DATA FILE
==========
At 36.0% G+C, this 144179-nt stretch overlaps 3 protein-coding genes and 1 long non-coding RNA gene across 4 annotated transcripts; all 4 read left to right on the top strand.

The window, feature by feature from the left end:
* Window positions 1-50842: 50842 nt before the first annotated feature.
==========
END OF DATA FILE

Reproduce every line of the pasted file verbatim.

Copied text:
At 36.0% G+C, this 144179-nt stretch overlaps 3 protein-coding genes and 1 long non-coding RNA gene across 4 annotated transcripts; all 4 read left to right on the top strand.

The window, feature by feature from the left end:
* Window positions 1-50842: 50842 nt before the first annotated feature.